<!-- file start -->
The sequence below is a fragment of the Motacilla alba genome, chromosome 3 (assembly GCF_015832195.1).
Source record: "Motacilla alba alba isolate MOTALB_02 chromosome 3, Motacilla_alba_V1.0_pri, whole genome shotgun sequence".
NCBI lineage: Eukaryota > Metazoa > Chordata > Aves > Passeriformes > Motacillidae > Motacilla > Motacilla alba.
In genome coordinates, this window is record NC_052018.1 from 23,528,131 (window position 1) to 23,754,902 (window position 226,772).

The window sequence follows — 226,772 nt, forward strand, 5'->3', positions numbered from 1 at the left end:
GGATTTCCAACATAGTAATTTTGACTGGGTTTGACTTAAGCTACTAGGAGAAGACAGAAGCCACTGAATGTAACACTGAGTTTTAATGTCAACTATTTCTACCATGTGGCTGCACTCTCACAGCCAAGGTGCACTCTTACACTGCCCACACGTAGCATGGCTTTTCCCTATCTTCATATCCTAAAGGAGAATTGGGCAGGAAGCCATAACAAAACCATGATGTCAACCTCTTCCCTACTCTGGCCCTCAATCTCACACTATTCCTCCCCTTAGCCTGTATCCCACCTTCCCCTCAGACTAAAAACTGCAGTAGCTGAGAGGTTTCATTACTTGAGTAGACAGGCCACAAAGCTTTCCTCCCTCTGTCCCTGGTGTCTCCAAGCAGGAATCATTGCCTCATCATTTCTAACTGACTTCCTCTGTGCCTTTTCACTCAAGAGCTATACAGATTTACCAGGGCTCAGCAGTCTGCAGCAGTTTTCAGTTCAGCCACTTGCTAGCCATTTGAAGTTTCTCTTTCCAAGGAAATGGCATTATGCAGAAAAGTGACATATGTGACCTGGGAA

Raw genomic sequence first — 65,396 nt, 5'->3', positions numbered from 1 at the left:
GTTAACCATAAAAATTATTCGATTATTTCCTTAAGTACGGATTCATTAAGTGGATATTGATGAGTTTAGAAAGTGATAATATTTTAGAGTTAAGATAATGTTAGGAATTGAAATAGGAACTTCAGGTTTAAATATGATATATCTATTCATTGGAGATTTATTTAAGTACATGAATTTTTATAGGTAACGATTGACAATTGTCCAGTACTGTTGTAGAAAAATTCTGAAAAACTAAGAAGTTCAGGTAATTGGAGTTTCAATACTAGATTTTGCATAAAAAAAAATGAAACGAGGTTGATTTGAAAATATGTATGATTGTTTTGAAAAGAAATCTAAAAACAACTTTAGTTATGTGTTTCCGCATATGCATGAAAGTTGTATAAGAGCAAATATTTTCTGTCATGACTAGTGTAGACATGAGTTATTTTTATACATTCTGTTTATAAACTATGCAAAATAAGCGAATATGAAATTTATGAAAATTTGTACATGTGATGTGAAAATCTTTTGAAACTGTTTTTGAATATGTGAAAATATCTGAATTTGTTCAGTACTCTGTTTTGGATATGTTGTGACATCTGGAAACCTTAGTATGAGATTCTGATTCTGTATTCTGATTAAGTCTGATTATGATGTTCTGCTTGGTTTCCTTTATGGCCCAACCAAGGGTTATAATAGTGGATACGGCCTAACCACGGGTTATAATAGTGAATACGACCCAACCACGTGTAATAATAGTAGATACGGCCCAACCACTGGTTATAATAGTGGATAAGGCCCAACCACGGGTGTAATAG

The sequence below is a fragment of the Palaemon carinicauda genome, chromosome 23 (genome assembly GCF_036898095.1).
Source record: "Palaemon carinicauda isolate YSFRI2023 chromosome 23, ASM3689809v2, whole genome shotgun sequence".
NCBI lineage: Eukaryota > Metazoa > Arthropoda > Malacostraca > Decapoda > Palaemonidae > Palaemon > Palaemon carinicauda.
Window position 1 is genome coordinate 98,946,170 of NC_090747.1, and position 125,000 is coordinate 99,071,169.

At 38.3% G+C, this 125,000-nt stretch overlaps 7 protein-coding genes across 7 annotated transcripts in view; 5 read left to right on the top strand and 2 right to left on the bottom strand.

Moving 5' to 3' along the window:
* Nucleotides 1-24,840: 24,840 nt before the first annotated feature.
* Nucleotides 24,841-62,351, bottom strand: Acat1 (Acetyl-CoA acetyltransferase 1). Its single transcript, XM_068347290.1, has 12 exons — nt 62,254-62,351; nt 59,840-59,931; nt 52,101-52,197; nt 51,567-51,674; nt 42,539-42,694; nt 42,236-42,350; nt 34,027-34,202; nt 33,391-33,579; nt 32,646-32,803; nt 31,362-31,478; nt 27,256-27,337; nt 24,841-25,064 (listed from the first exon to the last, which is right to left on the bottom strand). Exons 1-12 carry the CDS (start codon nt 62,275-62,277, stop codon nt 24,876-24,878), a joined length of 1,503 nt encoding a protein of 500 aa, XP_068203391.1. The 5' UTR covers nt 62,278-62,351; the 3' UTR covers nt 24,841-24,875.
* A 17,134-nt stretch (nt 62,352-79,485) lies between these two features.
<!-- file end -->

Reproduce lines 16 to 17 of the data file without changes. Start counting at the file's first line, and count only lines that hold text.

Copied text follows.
* Nucleotides 24,841-62,351, bottom strand: Acat1 (Acetyl-CoA acetyltransferase 1). Its single transcript, XM_068347290.1, has 12 exons — nt 62,254-62,351; nt 59,840-59,931; nt 52,101-52,197; nt 51,567-51,674; nt 42,539-42,694; nt 42,236-42,350; nt 34,027-34,202; nt 33,391-33,579; nt 32,646-32,803; nt 31,362-31,478; nt 27,256-27,337; nt 24,841-25,064 (listed from the first exon to the last, which is right to left on the bottom strand). Exons 1-12 carry the CDS (start codon nt 62,275-62,277, stop codon nt 24,876-24,878), a joined length of 1,503 nt encoding a protein of 500 aa, XP_068203391.1. The 5' UTR covers nt 62,278-62,351; the 3' UTR covers nt 24,841-24,875.
* A 17,134-nt stretch (nt 62,352-79,485) lies between these two features.